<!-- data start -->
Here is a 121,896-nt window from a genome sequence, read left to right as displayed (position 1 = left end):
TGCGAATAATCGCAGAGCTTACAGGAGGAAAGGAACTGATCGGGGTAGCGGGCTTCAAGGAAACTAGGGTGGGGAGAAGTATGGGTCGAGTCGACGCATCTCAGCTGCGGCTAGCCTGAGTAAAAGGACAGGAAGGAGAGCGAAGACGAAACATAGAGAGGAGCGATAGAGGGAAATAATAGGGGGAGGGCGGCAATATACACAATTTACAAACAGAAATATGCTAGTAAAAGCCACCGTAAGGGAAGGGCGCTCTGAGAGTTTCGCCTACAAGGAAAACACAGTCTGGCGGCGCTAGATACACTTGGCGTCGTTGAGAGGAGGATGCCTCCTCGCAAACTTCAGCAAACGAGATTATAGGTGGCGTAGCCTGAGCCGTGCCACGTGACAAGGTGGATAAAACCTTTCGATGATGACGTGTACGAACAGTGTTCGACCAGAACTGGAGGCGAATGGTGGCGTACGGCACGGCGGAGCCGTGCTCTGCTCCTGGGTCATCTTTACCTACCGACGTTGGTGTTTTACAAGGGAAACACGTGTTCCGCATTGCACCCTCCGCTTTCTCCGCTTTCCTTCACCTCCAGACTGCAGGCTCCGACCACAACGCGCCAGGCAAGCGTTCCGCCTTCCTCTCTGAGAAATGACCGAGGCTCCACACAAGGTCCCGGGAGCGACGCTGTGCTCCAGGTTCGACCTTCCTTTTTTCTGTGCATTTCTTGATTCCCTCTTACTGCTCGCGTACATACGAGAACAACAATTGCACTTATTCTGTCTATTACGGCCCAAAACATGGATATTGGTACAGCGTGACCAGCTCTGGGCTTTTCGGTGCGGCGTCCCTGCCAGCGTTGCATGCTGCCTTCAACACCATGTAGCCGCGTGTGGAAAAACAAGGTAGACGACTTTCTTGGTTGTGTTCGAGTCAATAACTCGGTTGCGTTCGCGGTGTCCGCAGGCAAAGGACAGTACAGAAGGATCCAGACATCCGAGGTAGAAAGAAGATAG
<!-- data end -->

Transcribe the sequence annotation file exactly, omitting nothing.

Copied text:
Here is a 121,896-nt window from a genome sequence, read left to right as displayed (position 1 = left end):
TGCGAATAATCGCAGAGCTTACAGGAGGAAAGGAACTGATCGGGGTAGCGGGCTTCAAGGAAACTAGGGTGGGGAGAAGTATGGGTCGAGTCGACGCATCTCAGCTGCGGCTAGCCTGAGTAAAAGGACAGGAAGGAGAGCGAAGACGAAACATAGAGAGGAGCGATAGAGGGAAATAATAGGGGGAGGGCGGCAATATACACAATTTACAAACAGAAATATGCTAGTAAAAGCCACCGTAAGGGAAGGGCGCTCTGAGAGTTTCGCCTACAAGGAAAACACAGTCTGGCGGCGCTAGATACACTTGGCGTCGTTGAGAGGAGGATGCCTCCTCGCAAACTTCAGCAAACGAGATTATAGGTGGCGTAGCCTGAGCCGTGCCACGTGACAAGGTGGATAAAACCTTTCGATGATGACGTGTACGAACAGTGTTCGACCAGAACTGGAGGCGAATGGTGGCGTACGGCACGGCGGAGCCGTGCTCTGCTCCTGGGTCATCTTTACCTACCGACGTTGGTGTTTTACAAGGGAAACACGTGTTCCGCATTGCACCCTCCGCTTTCTCCGCTTTCCTTCACCTCCAGACTGCAGGCTCCGACCACAACGCGCCAGGCAAGCGTTCCGCCTTCCTCTCTGAGAAATGACCGAGGCTCCACACAAGGTCCCGGGAGCGACGCTGTGCTCCAGGTTCGACCTTCCTTTTTTCTGTGCATTTCTTGATTCCCTCTTACTGCTCGCGTACATACGAGAACAACAATTGCACTTATTCTGTCTATTACGGCCCAAAACATGGATATTGGTACAGCGTGACCAGCTCTGGGCTTTTCGGTGCGGCGTCCCTGCCAGCGTTGCATGCTGCCTTCAACACCATGTAGCCGCGTGTGGAAAAACAAGGTAGACGACTTTCTTGGTTGTGTTCGAGTCAATAACTCGGTTGCGTTCGCGGTGTCCGCAGGCAAAGGACAGTACAGAAGGATCCAGACATCCGAGGTAGAAAGAAGATAG